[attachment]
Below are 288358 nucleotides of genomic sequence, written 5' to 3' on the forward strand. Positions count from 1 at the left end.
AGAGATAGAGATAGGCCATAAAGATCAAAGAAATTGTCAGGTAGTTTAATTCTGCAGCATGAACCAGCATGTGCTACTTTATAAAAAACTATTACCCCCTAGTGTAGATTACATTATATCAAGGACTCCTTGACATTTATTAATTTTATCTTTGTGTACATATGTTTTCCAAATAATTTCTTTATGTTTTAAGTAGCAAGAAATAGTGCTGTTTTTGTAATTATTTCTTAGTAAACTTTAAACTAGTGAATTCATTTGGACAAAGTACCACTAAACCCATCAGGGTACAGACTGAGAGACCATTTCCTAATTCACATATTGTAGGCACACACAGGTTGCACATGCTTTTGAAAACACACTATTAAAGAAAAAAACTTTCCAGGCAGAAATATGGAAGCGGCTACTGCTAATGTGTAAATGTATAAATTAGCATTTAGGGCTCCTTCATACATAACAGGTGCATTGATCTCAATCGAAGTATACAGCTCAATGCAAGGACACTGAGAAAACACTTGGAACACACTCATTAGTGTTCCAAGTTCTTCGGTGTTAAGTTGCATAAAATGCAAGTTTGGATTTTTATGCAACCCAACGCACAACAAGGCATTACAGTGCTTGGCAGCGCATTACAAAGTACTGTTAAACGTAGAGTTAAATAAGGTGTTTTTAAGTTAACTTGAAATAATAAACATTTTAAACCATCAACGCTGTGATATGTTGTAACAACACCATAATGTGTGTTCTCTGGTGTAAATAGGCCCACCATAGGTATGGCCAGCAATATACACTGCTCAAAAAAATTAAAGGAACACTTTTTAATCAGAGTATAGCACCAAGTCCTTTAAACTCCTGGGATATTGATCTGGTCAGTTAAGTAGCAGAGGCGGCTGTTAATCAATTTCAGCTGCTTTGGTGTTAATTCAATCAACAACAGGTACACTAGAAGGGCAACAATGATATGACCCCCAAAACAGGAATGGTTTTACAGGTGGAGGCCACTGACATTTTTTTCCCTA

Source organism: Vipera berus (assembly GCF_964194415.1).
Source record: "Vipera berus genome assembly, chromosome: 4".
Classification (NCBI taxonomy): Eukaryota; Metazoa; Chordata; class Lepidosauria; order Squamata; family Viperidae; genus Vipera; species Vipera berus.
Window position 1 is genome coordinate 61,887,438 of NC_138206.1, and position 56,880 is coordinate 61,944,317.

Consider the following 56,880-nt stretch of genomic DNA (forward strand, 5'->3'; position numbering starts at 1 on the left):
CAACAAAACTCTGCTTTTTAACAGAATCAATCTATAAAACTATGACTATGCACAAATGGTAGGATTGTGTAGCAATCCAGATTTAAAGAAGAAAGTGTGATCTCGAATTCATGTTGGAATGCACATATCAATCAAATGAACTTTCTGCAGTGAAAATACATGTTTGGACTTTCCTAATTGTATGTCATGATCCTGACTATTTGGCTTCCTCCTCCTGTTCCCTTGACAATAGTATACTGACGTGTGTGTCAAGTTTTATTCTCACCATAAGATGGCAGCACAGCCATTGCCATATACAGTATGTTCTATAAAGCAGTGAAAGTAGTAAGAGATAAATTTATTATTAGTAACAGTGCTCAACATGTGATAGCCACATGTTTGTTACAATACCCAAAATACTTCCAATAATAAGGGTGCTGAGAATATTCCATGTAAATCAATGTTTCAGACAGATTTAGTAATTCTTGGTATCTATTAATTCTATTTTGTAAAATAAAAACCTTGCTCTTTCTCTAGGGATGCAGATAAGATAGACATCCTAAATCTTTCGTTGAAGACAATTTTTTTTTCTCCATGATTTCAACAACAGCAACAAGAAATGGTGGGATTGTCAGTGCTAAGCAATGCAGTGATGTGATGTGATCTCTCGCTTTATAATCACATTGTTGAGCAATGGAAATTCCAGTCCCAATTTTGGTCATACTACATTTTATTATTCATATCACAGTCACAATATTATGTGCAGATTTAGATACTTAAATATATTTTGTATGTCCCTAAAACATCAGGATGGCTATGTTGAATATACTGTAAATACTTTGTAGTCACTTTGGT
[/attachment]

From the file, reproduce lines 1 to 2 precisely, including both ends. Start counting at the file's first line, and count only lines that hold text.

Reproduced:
Below are 288358 nucleotides of genomic sequence, written 5' to 3' on the forward strand. Positions count from 1 at the left end.
AGAGATAGAGATAGGCCATAAAGATCAAAGAAATTGTCAGGTAGTTTAATTCTGCAGCATGAACCAGCATGTGCTACTTTATAAAAAACTATTACCCCCTAGTGTAGATTACATTATATCAAGGACTCCTTGACATTTATTAATTTTATCTTTGTGTACATATGTTTTCCAAATAATTTCTTTATGTTTTAAGTAGCAAGAAATAGTGCTGTTTTTGTAATTATTTCTTAGTAAACTTTAAACTAGTGAATTCATTTGGACAAAGTACCACTAAACCCATCAGGGTACAGACTGAGAGACCATTTCCTAATTCACATATTGTAGGCACACACAGGTTGCACATGCTTTTGAAAACACACTATTAAAGAAAAAAACTTTCCAGGCAGAAATATGGAAGCGGCTACTGCTAATGTGTAAATGTATAAATTAGCATTTAGGGCTCCTTCATACATAACAGGTGCATTGATCTCAATCGAAGTATACAGCTCAATGCAAGGACACTGAGAAAACACTTGGAACACACTCATTAGTGTTCCAAGTTCTTCGGTGTTAAGTTGCATAAAATGCAAGTTTGGATTTTTATGCAACCCAACGCACAACAAGGCATTACAGTGCTTGGCAGCGCATTACAAAGTACTGTTAAACGTAGAGTTAAATAAGGTGTTTTTAAGTTAACTTGAAATAATAAACATTTTAAACCATCAACGCTGTGATATGTTGTAACAACACCATAATGTGTGTTCTCTGGTGTAAATAGGCCCACCATAGGTATGGCCAGCAATATACACTGCTCAAAAAAATTAAAGGAACACTTTTTAATCAGAGTATAGCACCAAGTCCTTTAAACTCCTGGGATATTGATCTGGTCAGTTAAGTAGCAGAGGCGGCTGTTAATCAATTTCAGCTGCTTTGGTGTTAATTCAATCAACAACAGGTACACTAGAAGGGCAACAATGATATGACCCCCAAAACAGGAATGGTTTTACAGGTGGAGGCCACTGACATTTTTTTCCCTA